Tuesday, May 11, 2010

The simple pleasures of a walk

The last stragglers among the deciduous trees in Lindsay were fully dressed in glorious leafs last week, the first week of May. In the sparkling morning sun that followed the rain, my two-hour walk was 720 minutes of simple pleasures.

Our little maple tree and the bed of yellow, purple, salmon and white tulips that encircle it offer the first eye candy from the front door. The tree is four years old and something of a mistake. Lang Court is a one-block cul-de-sac of well-manicured lawns and modest homes, none more than six years old. Four years ago the city planted trees in front of each house that wanted one. We chose a “red maple,” expecting scarlet leafs in spring. The leafs are green, but turn red in the Fall. That was one mistake. It also turns out to be a “soft maple,” sometimes called a Manitoba maple. Soft maple trees grow faster than the hard maples but don’t live as long. Ours will outlast us, however. Soft maples also do not yield maple syrup. Even I am sometimes a bigger sap.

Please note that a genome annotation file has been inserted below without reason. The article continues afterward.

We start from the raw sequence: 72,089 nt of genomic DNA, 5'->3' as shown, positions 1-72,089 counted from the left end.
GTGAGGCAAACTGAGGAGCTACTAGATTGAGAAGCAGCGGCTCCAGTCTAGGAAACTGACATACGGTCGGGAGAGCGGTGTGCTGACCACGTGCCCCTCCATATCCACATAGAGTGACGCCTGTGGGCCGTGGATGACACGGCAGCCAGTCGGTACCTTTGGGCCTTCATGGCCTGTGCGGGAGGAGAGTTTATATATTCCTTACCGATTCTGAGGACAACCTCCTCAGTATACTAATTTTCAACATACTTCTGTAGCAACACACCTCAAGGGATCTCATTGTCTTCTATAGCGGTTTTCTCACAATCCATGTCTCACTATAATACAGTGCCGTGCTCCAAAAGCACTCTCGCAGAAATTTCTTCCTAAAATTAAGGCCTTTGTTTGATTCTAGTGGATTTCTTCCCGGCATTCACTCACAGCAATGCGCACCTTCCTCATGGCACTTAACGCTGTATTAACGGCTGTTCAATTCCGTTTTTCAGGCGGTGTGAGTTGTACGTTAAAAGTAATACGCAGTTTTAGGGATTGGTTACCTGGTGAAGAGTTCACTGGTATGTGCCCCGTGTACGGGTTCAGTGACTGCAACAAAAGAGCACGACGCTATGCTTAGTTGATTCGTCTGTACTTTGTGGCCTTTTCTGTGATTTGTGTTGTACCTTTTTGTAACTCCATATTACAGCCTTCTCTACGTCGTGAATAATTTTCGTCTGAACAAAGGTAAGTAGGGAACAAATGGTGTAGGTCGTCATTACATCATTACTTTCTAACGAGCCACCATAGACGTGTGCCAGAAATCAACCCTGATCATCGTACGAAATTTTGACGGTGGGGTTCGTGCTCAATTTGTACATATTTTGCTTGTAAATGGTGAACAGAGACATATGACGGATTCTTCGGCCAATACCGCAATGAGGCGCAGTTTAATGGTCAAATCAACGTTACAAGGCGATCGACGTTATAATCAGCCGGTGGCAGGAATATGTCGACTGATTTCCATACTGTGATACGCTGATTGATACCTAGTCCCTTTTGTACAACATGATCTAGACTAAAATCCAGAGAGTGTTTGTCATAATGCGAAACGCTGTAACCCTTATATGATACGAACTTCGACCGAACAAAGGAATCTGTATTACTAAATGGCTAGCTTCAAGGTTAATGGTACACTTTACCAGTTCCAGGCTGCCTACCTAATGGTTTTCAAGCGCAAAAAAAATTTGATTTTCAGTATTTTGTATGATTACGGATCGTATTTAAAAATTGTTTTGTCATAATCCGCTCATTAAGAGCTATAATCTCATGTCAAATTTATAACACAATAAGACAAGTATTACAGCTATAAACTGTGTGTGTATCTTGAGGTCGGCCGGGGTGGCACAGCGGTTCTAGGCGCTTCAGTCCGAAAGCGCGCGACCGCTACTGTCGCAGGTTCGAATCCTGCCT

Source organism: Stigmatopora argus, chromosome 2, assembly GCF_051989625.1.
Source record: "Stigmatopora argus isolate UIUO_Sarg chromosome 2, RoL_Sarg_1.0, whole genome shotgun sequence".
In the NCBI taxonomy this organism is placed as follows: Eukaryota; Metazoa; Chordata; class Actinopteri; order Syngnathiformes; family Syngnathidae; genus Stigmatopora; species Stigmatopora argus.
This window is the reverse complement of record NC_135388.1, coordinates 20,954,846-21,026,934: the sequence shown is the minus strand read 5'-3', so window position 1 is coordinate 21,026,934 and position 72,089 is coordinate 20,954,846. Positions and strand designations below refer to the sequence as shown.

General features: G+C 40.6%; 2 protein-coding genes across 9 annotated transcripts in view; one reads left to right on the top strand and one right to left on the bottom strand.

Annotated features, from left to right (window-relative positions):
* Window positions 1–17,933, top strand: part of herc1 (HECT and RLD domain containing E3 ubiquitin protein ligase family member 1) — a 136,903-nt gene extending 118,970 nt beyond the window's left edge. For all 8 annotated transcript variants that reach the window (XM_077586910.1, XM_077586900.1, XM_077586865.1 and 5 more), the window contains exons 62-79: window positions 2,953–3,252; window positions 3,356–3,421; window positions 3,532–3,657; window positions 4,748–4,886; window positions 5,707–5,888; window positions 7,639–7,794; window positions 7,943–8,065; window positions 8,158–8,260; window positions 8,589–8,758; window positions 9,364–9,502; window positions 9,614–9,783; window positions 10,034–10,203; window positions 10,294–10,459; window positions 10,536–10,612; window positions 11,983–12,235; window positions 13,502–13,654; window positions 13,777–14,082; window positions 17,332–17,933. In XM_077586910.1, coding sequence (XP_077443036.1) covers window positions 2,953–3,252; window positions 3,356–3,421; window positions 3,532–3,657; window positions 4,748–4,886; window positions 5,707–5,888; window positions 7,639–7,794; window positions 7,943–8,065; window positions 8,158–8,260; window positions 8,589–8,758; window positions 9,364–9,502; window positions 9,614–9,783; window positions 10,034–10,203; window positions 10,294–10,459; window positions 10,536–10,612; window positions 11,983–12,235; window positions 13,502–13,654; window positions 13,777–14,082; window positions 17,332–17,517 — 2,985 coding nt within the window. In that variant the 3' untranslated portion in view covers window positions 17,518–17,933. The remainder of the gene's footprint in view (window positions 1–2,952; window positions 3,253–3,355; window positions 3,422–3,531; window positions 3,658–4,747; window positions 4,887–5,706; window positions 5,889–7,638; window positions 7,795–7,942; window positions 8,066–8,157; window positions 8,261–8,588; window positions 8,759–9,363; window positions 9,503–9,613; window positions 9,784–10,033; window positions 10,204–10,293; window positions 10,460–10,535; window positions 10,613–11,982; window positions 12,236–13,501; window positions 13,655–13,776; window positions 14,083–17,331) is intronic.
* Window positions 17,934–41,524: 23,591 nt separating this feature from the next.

Lang Court is separated from Angeline Street by a grass boulevard, now more yellow than green, with bright-eyed dandelions that grow everywhere in profusion since the treatment of lawns with weed killers was prohibited. Now that they are no longer poisoned by weed killers, are dandelions good to eat in salads or brew for dandelion tea as our early settlers did? Is dandelion wine healthy? Dandelions are said to be loaded with nutrition and vitamins and make a good detoxifier. Would that make dandelion wine a good hair-of-the-dog cure?

It is a half-hour walk to the Victoria Rail Trail, across two small parks and a profusion of street colours: scarlet and green maple trees, pink blossoms of big ornamental cherry trees, lavender lilac bushes, white apple blossoms. Short Roselyn Court is guarded on both sides by flanks of scarlet maples that billow outward and reach 25 or 30 feet toward the sky.